The scholarship of station room only: It requires ability and plan to watch a …
October 17, 2015 - Picnic Time
Ben Honeycutt shouldn’t be doing this. The Royals fan was innate with a spinal condition that causes spasms if he stands too long.
Honeycutt and a integrate friends bought standing-room-only tickets anyway —$100 any — usually 3 hours before Saturday’s American League Championship Series diversion during Kauffman Stadium.
And during a Royals’ 5-run seventh inning? Funny how Honeycutt’s behind wasn’t spiteful a bit.
The University of Kansas tyro had spent a diversion on a confluence high above left margin hopping to see over heads in front and crouching to perspective a margin between people on any side of a stairs going down.
But when that fifth run came in, Honeycutt, 22, was all over a place. He jumped true up, 7 times, pumping both fists. Then he took off using toward a statue of Ewing and Muriel Kauffman.
Those who come to The K with SRO tickets can do this. When good things happen, some run to nowhere in particular.
“I’m a college student. Standing room usually is all we can do,” pronounced Honeycutt, still breathing a bit after his seventh-inning hysterics. “And relocating around like this helps my back.”
A lot of fans cite going SRO. The whole track is theirs, solely for a seats.
Others will endure it for a postseason.
Like El Royal, who was kicking himself.
He’s no fan of station room only. But there he was Saturday behind right-center in a shade of a Crown Vision scoreboard, incompetent to see all of left field.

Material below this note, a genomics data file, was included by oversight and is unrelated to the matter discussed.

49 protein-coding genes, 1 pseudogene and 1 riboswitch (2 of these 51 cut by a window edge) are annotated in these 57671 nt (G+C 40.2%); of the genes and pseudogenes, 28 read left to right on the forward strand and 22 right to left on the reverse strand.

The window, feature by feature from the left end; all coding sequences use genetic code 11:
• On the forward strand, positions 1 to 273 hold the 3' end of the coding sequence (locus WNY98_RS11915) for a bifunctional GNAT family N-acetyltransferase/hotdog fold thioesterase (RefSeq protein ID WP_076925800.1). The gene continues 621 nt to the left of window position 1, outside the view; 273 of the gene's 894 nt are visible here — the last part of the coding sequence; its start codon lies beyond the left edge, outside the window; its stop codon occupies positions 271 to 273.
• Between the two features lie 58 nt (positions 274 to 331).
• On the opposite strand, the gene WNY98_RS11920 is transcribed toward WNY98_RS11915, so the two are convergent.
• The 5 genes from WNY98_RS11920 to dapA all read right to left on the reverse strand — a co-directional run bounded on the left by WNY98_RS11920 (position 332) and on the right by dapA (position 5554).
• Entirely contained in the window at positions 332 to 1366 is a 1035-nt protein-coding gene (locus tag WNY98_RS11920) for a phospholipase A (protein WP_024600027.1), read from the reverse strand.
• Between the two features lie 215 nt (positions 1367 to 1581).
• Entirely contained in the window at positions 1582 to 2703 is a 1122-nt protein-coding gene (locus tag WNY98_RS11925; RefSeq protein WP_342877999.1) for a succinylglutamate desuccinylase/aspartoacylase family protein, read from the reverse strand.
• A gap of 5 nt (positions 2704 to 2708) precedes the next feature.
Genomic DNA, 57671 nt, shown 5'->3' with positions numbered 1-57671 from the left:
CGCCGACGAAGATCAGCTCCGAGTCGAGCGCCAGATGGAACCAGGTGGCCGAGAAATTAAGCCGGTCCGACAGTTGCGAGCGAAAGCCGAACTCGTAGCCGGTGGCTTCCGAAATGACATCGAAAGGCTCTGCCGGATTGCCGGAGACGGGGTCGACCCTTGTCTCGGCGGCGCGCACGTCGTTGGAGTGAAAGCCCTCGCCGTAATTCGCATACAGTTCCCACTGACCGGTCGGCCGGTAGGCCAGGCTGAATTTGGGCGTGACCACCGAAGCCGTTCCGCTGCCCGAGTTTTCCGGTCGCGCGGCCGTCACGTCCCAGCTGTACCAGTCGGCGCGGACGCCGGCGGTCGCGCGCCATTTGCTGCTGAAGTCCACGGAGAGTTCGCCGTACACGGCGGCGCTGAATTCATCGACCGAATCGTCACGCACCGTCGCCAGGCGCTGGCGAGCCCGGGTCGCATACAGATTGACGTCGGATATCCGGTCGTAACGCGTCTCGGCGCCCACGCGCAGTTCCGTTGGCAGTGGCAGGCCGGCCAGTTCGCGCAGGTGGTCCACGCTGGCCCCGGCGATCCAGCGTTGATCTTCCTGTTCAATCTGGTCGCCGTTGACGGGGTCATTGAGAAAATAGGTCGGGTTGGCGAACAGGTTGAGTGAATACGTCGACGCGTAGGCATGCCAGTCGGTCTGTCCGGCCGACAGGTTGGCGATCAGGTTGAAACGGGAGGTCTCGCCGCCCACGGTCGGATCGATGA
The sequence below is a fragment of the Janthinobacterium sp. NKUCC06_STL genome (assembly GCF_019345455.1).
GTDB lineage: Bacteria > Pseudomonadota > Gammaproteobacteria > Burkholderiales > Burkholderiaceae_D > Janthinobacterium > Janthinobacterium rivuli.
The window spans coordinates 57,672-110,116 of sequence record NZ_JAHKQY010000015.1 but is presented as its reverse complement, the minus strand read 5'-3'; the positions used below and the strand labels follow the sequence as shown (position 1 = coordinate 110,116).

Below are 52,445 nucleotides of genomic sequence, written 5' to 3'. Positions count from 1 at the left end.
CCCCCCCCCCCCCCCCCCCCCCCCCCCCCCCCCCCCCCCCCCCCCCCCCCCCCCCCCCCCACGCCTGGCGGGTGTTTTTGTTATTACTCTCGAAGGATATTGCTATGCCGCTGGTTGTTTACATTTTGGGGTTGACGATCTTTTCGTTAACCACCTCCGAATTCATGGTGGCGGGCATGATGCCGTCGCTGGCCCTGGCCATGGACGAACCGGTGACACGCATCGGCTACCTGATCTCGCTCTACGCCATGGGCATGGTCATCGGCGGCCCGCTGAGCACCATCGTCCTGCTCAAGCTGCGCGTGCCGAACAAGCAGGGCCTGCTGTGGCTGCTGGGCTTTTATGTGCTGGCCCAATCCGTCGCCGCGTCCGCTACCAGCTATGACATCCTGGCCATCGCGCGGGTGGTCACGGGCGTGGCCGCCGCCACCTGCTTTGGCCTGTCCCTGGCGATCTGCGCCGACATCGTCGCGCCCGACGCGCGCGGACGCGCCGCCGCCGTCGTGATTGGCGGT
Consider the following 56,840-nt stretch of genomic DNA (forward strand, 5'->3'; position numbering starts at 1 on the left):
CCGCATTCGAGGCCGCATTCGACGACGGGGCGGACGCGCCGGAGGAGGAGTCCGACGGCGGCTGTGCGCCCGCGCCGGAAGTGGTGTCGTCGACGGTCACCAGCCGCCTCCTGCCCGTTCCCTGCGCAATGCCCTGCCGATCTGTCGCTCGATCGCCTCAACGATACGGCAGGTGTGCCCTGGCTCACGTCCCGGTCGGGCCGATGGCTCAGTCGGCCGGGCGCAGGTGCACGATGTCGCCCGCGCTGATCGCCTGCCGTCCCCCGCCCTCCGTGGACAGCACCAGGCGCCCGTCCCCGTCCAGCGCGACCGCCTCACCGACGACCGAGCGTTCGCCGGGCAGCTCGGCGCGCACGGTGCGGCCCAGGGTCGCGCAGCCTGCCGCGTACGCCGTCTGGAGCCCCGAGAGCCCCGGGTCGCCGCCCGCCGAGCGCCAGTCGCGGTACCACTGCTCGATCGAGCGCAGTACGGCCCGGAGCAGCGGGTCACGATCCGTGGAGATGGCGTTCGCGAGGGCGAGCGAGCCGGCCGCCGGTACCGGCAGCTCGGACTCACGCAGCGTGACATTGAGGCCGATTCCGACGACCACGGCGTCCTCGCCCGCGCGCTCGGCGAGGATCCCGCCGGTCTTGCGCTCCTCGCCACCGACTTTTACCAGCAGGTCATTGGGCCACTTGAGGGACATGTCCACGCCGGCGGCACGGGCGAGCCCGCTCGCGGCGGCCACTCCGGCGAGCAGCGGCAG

(The scoreboard shade indeed was a plus, as it kept a caped El Royal, aka Tony Alonzo of Merriam, from sweating too most behind a blue froth facade accented by a hulk sombrero.)
“I should’ve gotten my boundary out of bed,” Alonzo, 46, said. “The Royals put some seats on sale during 1 a.m. after Game 5” of a local series.
From bed he phoned his wife, who was operative out of town. “Get those seats while we can,” she said.
But nah. Alonzo figured a seats, during $125, would still be accessible come daybreak.
Well, a good El Royal was wrong. He paid $106 to stand. And while explaining all this to The Star, a Blue Jays scored a game’s initial run, that he missed.
You need to stay on your toes, literally, if your SRO.
Or we could competition to a honeyed indentation nearby territory 221, behind a Boulevard Beer stand, before Mike Fowks and Roman Ozimek get there.
They have an unrestricted perspective of a left side of a infield and have been hoarding a mark given a start of a postseason.
They didn’t know any other dual weeks ago though are buddies now.
“I consider this is a best mark in a park to watch a game,” pronounced Ozimek, 28, of Kansas City. “But you’re not going to put it in a paper, are you. Are we insane? Everyone will know.”
Fowks, 57, of DeSoto, pronounced he’ll infrequently buy nose-bleed seats and travel down to a categorical confluence and go SRO right here, with sudsy refreshments dual stairs away.
“It doesn’t matter that we’re standing,” he said. “People with seats mount each time a count goes to 3-2.”
Or when a Royals need a psychological lift, that was mostly when they were confronting Blue Jays starter David Price.
And, ironically, some with SRO tickets sit.
That’s Terrance Carter behind there in a cruise list area of a Outfield Experience, sitting with a image of nachos and following a diversion on a large screen.
For a $90 SRO sheet he bought online, “I can check something off a bucket list,” pronounced Carter, 44, of Kansas City. “I’ve never been to a Royals postseason game.”
On arise he stretched his legs and roamed. In fact, he was in a track Team Store shopping souvenirs while Toronto scored dual some-more runs in a sixth inning.
Carter missed it.
He was still in a store when a Toronto fielding blunder got that seventh-inning convene going. Hearing a cheers he sprinted toward a nearest TV and watched a rest of a scoring.
By games’ finish he was behind sitting during a cruise list to see a Royals hang it up.
“Yeah, I’m kind of a roamer out here,” he said. “But we schooled my lesson.”